|Niall armors up like a barbarian!|
Dragon #13 is a mixed bag. Mostly good, a little wasted space (in my opinion of course, one man’s waste is another man’s … hmmm, that’s not going to sound right … skip it). Let’s take a look, shall we …
Tim Kask starts off with his editorial spiel, noting that this is the first of the monthly Dragons. It is also the April Fool’s edition, which we’ll regret a little later on. Gencon moves this year from the Playboy Resort in Lake Geneva (the what in where?) to the campus of the University of Wisconsin-Parkside in Kenosha – they needed more room. TSR Periodicals is also planning a move to a bigger building.
Shlump Da Orc (I’m guessing that’s a nom de plume) produces a surprisingly long article on figuring out how heavy giants are and how much they can lift. In fact, it is multiple efforts to answer this pressing question (one of the ones that suggests to me D&D was already beginning the process of moving from practice to theory with some folks). One formula explains that a 30-ft. tall giant should weigh 11.75 tons, have a 16′ 9″ chest and an 8′ long torso. Would you care for the semi-official weight formula?
Anyhow … the bit on how much a giant could pick up is a bit more interesting, if for no other reason than because of the following assumptions they use about the average human:
The average person can:
1) Carry his full weight on his back
2) Hold in his arms 3/4 of his weight – dead weight that is balanceable
3) With difficulty pick up half his body weight in dead weight
4) With difficulty pick up half his body weight in a struggling animal
5) With mild difficulty pick up 1/4 of his body weight a struggling animal with two hands
6) Fairly easily pick up 1/4 of his body weight in one hand of dead weight, balanced and somewhat symmetrical
Maybe these guidelines will prove useful to you one day.
The other useful bit is the weight (pounds per cubic foot) of various substances, such as:
Aluminum: 170 pounds
Brass, Forging: 525 pounds
Copper: 560 pounds
Iron, Malleable: 450 pounds
Gold: 1,205 pounds
Platinum: 1,340 pounds
Silver: 655 pounds
Steel, Cold Rolled: 500 pounds
Agate: 160 pounds
Beeswax: 60 pounds
Bone: 110 pounds
Diamond: 200 pounds
This one actually came in quite handy for something I was just writing for NOD, and definitely will be transcribed into an Excel document for future use in my writing. Thanks 30-year old Dragon!
Rob Kuntz now treads into dangerous territory with Tolkien in Dungeons & Dragons. I’m not sure if this was pre- or post-lawsuit. This one is an official pronouncement on the “position on D&D in conjunction with other worlds of fantasy which influenced it conception and specifically to clear up the fallacious beliefs regarding Tolkien’s fantasy as the only fantasy which inspired D&D”
The article mostly boils down to “D&D does not simulate Middle Earth, nor is it intended to, so please stop your nerd-whining”. This continues to be a problem in gaming, primarily in that many people forget that these are games, which by design are about allocating scarce resources to achieve victory (which, actually, is also what life is about), and not make-believe sessions in which whatever you want to happen does.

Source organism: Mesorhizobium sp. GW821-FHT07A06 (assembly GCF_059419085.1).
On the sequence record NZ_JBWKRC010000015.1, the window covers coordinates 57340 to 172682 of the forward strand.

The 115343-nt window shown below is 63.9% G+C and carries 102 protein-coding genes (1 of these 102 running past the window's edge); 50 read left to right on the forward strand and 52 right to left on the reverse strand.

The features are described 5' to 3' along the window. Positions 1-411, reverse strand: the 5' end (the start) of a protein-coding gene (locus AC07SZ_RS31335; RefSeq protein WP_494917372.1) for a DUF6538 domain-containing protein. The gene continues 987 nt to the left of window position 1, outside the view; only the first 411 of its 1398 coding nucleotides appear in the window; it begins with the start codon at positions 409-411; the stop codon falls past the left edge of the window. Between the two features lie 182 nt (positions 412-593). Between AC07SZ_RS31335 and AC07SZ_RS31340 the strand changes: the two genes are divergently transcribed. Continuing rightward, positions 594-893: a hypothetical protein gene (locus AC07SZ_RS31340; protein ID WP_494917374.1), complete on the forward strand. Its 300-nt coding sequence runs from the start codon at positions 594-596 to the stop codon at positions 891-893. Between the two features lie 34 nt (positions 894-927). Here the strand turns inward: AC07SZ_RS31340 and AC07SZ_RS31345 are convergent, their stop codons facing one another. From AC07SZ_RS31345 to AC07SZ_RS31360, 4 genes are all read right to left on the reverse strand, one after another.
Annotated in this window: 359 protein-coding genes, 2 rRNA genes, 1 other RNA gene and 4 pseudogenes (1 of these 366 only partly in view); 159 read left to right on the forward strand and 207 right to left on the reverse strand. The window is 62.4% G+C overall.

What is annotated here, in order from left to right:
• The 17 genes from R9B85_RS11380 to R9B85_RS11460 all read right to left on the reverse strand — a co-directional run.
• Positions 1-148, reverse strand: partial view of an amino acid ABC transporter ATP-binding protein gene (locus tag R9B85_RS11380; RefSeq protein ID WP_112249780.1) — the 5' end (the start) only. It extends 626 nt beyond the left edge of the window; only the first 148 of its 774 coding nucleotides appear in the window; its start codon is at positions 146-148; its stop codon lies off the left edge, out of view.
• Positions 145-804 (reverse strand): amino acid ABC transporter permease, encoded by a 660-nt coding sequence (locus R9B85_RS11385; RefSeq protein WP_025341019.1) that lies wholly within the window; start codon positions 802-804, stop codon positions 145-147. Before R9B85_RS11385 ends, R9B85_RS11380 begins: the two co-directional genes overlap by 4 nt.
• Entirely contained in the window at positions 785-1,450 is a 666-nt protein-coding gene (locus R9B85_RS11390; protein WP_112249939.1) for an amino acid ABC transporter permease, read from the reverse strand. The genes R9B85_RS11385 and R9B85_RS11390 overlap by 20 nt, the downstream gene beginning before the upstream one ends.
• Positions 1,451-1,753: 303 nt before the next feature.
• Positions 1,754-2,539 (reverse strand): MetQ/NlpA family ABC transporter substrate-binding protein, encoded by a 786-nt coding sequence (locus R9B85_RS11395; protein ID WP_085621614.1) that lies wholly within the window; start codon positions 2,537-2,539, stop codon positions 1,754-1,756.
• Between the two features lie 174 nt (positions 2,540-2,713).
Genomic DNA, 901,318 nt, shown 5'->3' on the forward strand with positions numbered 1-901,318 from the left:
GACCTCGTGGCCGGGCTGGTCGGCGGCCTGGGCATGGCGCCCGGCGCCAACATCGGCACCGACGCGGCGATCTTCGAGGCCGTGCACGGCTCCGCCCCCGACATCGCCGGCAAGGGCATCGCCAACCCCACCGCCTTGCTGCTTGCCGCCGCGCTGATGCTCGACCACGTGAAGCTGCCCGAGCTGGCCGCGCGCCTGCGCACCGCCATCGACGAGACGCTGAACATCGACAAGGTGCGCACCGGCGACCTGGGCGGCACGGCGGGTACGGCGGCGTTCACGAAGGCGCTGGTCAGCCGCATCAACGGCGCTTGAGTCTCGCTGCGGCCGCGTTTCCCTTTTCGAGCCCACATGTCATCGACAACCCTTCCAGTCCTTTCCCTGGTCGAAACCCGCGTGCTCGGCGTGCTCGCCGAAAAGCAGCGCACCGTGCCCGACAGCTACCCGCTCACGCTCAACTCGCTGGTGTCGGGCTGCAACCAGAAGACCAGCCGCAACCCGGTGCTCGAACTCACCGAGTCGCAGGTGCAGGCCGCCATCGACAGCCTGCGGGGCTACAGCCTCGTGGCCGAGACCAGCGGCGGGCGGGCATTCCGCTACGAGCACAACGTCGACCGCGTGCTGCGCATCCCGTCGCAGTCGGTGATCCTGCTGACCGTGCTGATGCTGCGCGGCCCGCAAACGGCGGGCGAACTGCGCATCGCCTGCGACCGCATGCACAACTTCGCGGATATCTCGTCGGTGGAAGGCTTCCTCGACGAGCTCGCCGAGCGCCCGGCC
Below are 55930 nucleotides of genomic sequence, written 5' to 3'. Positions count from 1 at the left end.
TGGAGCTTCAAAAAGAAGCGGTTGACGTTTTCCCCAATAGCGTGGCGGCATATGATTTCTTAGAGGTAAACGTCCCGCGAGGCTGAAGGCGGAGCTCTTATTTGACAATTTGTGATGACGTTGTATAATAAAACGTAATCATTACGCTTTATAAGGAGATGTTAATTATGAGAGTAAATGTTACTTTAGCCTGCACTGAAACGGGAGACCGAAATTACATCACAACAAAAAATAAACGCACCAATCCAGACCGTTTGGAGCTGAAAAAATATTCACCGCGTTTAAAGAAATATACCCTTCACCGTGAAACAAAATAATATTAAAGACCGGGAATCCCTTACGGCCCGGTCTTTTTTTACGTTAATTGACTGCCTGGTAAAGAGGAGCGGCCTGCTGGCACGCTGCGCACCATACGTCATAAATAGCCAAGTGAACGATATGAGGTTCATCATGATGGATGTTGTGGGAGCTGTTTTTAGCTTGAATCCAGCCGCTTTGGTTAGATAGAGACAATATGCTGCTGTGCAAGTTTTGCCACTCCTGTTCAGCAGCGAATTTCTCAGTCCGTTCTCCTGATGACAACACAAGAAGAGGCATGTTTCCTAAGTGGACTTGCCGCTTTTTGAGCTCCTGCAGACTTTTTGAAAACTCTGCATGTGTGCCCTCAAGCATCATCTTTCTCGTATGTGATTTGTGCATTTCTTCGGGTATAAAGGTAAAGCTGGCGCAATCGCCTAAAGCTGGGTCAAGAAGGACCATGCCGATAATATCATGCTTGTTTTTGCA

More interesting than this article is the inset by Brian Blume – The Bionic Supplement for Metamorphosis Alpha. Bonzer! Random dice roll to replace your parts with bionic bits, and what those bits do. Totally worth reproducing in its entirety:
Jon Pickens is in next with an equally awesome article – D&D Option: Demon Generation. We begin with a kick-ass piece of art …
The article gives a way to generate additional “Types” of demons, with the following assumptions – all demons have Hit Dice and Gate ability appropriate to their level, all of Level III or less are vulnerable to normal weapons, the rest being vulnerable only to magical weapons, Magic Resistance 50% at Level I, increasing by 5% per level thereafter and special abilities based on the demon’s level. The powers are divided into 6 levels, and frankly, this looks like a blueprint for a demon class. I won’t reproduce it all, but worth checking out.
Jerome Arkenberg now presents the Japanese Mythos for D&D – again, very extensive article on the gods, goddesses, monsters and heroes of Japanese myth and legend, though the info on each god/demon/hero is pretty light. If you want a super rules-lite version of D&D, imagine if all you knew about a character was his Armor Class, Hit Points, Movement Rate, Magic Ability (i.e. level of magic-user or cleric), Fighter Ability and Psionic Ability.
Up next is the April Fool’s bit – a couple pages of song parodies. The less said the better.
Tim Kask now presents WARLORD: Correcting a Few Flaws. Since I know nothing about the game, I won’t comment on the article. Sounds like a fun game, though.
Gardner F. Fox now presents The Stolen Sacrifice, another adventure of Niall of the Far Travels (not to be confused with Niall of the Just Running to the Corner for Ice).
“The man moved silently through the shadows, keeping always to the darkest places. He moved as an animal might, his body poised for instant action, a big hand on the hilt of the longsword by his side. His eyes darted from a doorway to the far corner, where the wind blew a length of scarlet silk hanging from the wall. Caution was in his great body, for he knew that should he be seen this night, death would be his reward.”
Fineous Fingers finds out that just walking up to an evil wizard’s stronghold is stupid …
Yeah, you hate him, but DM’s love him. Meanwhile, Wormy introduces barbecued dwarf burgers.
We round it out with James Ward explaining a few tricks for adventurers – the kind of things that remind you that, at least back in the day, it really was a game, meant to be played and the rules exploited.
That’s it for #13. All in all a pretty useful issue, and especially good if you enjoy Gardner Fox.